Differences in the spectral distribution between the laboratory light source and solar radiation.

Light intensities higher than those experienced in actual use conditions.

Test conditions where specimens are exposed continuously to light when actual use conditions provide alternate periods of light and dark.

Specimen temperatures higher than those in actual conditions.

Exposure conditions that produce unrealistic temperature differences between light and dark colored specimens.

Exposure conditions that do not have any temperature cycling or that produce temperature cycling, or thermal shock, or both, that is not representative of use conditions.

Unrealistically high or low levels of moisture.

Absence of biological agents or pollutants.

Use of Accelerated Tests with Laboratory Light Sources:

Results from accelerated exposure tests conducted according to this standard are best used to compare the relative performance of materials. A common application is conducting a test to establish that the level of quality of different batches does not vary from a control material with known performance. Comparisons between materials are best made when they are tested at the same time in the same exposure device. Results can be expressed by comparing the exposure time or radiant exposure necessary to change a characteristic property to some specified level.

Reproducibility of test results between laboratories has been shown to be good when the stability of materials is evaluated in terms of performance ranking compared to other materials or to a control , ; therefore, exposure of a similar material of known performance (a control) at the same time as the test materials is strongly recommended.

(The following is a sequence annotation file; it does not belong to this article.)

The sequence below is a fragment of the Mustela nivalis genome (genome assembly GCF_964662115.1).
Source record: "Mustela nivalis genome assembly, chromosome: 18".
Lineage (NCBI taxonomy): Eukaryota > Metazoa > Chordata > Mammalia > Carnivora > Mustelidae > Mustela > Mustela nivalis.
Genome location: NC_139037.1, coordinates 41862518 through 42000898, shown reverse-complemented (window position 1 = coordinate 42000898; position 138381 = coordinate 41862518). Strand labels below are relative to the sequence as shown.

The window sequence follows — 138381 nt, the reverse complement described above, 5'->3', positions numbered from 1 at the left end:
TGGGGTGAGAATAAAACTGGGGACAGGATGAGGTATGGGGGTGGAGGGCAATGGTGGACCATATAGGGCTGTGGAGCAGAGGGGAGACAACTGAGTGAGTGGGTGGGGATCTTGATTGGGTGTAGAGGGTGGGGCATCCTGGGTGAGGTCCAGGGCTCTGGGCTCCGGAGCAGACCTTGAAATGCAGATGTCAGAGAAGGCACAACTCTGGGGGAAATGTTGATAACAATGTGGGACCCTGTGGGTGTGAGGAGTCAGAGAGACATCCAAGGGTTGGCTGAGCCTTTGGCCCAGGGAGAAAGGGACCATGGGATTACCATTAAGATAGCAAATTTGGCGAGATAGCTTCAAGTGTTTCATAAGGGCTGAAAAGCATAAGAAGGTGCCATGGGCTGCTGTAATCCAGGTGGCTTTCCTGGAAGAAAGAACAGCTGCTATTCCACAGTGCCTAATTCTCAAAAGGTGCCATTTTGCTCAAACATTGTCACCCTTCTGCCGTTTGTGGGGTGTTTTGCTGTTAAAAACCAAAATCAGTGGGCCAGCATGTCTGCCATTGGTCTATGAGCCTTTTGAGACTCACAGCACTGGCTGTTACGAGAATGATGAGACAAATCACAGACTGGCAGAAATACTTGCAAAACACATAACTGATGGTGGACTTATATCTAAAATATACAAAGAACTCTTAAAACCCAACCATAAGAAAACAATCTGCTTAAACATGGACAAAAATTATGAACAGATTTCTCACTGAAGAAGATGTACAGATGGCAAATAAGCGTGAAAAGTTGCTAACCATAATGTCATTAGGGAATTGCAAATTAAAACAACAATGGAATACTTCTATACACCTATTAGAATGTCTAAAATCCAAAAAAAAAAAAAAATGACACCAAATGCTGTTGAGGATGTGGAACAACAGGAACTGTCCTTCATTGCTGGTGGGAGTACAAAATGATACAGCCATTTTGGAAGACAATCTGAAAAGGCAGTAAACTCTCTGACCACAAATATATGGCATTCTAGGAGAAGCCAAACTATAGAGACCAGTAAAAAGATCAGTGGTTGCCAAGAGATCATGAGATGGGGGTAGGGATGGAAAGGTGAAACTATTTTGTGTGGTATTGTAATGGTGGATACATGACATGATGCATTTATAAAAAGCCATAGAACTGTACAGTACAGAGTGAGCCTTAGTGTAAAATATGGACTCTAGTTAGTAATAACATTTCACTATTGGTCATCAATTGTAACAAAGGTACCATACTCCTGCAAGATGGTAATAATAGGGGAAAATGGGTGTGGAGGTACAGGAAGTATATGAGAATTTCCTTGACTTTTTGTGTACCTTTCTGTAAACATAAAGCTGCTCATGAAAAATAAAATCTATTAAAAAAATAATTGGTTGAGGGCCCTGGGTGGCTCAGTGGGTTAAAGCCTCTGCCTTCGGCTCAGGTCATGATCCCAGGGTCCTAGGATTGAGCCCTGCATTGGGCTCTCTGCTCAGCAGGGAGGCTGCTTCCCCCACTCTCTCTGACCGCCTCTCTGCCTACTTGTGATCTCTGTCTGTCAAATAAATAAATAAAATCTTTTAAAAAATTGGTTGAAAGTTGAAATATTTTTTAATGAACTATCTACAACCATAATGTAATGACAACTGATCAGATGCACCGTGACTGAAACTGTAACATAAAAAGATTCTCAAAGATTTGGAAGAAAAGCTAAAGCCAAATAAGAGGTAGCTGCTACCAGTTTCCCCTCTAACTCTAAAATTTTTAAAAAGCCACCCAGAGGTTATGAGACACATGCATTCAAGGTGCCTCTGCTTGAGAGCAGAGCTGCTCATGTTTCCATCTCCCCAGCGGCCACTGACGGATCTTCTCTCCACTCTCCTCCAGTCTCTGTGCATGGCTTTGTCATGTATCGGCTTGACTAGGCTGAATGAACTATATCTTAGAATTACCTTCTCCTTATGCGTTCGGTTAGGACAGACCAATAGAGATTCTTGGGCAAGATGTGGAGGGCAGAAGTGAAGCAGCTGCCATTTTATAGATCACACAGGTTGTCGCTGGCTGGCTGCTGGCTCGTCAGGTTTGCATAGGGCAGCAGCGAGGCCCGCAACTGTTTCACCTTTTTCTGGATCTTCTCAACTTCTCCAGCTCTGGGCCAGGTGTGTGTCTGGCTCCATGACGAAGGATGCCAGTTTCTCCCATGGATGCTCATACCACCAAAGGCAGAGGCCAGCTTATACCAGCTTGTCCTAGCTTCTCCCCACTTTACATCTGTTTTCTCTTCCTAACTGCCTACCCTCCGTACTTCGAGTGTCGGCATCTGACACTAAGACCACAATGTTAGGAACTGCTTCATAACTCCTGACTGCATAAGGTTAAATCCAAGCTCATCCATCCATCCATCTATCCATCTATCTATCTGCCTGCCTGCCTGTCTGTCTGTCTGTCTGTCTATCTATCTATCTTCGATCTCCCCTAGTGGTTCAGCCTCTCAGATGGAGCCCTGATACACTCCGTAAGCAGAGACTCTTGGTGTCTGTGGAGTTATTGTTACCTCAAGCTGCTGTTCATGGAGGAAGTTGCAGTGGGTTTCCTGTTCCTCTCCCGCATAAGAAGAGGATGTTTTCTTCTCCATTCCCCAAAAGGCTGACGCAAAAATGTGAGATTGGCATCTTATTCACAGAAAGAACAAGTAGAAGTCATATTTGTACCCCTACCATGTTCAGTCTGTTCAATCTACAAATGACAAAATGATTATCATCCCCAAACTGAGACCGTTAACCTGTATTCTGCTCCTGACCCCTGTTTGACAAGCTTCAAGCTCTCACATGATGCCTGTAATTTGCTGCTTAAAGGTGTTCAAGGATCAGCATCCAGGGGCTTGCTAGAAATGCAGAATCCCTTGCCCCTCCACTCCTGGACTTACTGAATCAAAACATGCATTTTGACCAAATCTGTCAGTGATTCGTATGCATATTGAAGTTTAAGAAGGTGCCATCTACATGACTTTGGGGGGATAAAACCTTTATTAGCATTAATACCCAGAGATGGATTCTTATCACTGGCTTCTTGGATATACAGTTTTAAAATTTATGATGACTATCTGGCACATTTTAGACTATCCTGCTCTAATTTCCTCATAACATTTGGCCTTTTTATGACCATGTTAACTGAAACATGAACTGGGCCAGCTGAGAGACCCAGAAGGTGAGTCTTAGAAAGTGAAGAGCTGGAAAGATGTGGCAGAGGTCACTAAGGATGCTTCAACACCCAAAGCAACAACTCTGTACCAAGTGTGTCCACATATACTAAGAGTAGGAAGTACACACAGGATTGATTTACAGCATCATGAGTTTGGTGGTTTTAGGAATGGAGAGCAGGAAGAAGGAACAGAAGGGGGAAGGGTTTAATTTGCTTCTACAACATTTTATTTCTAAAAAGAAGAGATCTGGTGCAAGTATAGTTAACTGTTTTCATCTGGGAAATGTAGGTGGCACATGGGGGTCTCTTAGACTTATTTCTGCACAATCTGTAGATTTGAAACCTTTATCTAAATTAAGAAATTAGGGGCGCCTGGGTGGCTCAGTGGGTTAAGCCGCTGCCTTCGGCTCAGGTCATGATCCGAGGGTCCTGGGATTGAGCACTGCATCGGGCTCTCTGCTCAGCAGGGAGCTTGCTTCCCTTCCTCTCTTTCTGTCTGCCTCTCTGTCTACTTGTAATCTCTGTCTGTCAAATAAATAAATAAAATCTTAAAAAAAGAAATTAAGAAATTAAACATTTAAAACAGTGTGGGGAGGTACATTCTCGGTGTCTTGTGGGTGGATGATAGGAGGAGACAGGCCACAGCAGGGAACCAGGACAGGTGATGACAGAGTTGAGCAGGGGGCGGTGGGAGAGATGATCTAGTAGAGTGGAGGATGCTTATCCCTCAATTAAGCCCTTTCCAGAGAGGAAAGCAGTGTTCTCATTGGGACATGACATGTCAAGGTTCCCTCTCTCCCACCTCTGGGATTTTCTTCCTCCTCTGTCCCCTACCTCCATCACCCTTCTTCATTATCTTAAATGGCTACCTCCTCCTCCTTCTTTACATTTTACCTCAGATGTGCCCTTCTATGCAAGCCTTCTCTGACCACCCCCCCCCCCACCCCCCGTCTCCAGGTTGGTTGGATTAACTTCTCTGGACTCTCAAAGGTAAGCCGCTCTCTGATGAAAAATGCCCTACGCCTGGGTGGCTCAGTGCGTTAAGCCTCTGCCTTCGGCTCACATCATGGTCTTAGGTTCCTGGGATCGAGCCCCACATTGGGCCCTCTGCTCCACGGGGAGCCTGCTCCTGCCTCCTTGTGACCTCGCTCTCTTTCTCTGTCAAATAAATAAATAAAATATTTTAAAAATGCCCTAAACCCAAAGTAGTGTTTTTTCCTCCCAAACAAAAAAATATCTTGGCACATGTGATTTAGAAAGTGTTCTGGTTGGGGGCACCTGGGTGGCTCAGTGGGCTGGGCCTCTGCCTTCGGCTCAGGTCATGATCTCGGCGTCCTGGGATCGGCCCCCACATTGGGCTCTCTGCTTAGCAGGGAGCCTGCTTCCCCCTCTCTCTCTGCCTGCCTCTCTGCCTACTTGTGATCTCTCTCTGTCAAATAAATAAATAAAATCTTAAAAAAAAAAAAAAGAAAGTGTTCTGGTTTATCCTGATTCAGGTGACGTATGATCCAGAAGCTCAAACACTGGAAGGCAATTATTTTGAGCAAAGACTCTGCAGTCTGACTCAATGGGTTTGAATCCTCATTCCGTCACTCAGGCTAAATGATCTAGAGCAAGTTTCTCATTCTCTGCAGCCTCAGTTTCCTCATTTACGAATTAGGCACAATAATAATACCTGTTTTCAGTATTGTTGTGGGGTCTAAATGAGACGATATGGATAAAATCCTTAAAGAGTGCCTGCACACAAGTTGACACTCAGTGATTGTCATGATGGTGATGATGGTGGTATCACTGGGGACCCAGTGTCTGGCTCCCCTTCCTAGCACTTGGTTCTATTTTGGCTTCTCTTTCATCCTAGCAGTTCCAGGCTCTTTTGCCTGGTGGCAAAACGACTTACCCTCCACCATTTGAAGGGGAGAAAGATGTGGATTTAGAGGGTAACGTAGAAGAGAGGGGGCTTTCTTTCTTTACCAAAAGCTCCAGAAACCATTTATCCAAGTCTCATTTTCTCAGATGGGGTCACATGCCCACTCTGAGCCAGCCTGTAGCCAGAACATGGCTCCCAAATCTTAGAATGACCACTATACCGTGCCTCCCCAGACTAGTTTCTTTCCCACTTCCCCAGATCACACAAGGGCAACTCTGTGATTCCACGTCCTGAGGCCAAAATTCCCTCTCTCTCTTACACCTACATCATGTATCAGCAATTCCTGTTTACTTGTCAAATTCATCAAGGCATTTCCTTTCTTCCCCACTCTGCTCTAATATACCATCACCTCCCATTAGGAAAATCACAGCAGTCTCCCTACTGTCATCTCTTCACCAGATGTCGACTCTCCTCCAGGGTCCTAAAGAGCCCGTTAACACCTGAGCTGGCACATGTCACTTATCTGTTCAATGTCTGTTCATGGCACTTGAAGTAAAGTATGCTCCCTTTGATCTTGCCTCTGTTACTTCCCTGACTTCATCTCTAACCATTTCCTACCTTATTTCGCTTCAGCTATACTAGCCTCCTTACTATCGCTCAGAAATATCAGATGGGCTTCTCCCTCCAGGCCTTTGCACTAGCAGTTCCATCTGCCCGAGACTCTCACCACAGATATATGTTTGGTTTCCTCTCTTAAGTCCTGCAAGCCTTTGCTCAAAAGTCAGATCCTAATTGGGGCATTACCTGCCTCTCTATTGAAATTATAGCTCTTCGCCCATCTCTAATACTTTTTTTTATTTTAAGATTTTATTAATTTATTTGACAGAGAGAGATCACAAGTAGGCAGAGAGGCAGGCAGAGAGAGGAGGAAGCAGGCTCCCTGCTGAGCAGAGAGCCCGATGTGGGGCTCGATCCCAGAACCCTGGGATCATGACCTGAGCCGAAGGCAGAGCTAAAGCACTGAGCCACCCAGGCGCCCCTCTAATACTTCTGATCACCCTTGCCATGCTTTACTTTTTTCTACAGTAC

In some applications, weathering reference materials are used to establish consistency of the operating conditions in an exposure test.

Reference materials, for example, blue wool test fabric, also may be used for the purpose of timing exposures. In some cases, a reference material is exposed at the same time as a test material and the exposure is conducted until there is a defined change in property of the reference material. The test material then is evaluated. In some cases, the results for the test material are compared to those for the reference material. These are inappropriate uses of reference materials when they are not sensitive to exposure stresses that produce failure in the test material or when the reference material is very sensitive to an exposure stress that has very little effect on the test material.

Note 5—Definitions for control and reference material that are appropriate to weathering tests are found in Terminology G 113.

Note 6—Practice G 156 describes procedures for selecting and characterizing weathering reference materials used to establish consistency of operating conditions in a laboratory accelerated test.

Note 7—Results from accelerated exposure tests should only be used to establish a pass/fail approval of materials after a specific time of exposure to a prescribed set of conditions when the variability in the exposure and property measurement procedure has been quantified so that statistically significant pass/fail judgments can be made.

1. Scope